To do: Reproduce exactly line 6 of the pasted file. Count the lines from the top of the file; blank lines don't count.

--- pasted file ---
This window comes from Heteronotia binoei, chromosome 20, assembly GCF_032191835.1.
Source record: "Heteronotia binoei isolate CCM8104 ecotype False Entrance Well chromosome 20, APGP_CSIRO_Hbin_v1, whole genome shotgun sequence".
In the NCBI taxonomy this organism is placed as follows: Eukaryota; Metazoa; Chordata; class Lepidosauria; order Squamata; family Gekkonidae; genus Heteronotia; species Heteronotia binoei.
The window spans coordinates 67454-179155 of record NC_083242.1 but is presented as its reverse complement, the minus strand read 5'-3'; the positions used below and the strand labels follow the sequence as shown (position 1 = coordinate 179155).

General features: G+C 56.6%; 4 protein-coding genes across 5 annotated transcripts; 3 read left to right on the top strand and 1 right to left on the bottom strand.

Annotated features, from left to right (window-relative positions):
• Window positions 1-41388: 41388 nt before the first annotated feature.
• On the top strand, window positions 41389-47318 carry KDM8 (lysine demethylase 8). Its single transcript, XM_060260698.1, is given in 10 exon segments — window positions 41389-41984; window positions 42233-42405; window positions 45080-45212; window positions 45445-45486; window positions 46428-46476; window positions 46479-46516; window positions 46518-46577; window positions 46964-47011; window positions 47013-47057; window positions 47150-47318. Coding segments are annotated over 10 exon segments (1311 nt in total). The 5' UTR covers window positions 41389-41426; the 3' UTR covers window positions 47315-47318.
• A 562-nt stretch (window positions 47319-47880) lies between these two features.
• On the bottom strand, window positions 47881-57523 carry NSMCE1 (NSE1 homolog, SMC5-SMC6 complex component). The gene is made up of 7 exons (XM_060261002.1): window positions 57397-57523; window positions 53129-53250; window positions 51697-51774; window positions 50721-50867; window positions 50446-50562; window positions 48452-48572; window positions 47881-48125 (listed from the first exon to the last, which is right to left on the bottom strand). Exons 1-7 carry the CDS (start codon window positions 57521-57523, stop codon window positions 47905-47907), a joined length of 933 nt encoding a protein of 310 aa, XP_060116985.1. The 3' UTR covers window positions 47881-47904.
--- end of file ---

Annotated features, from left to right (window-relative positions):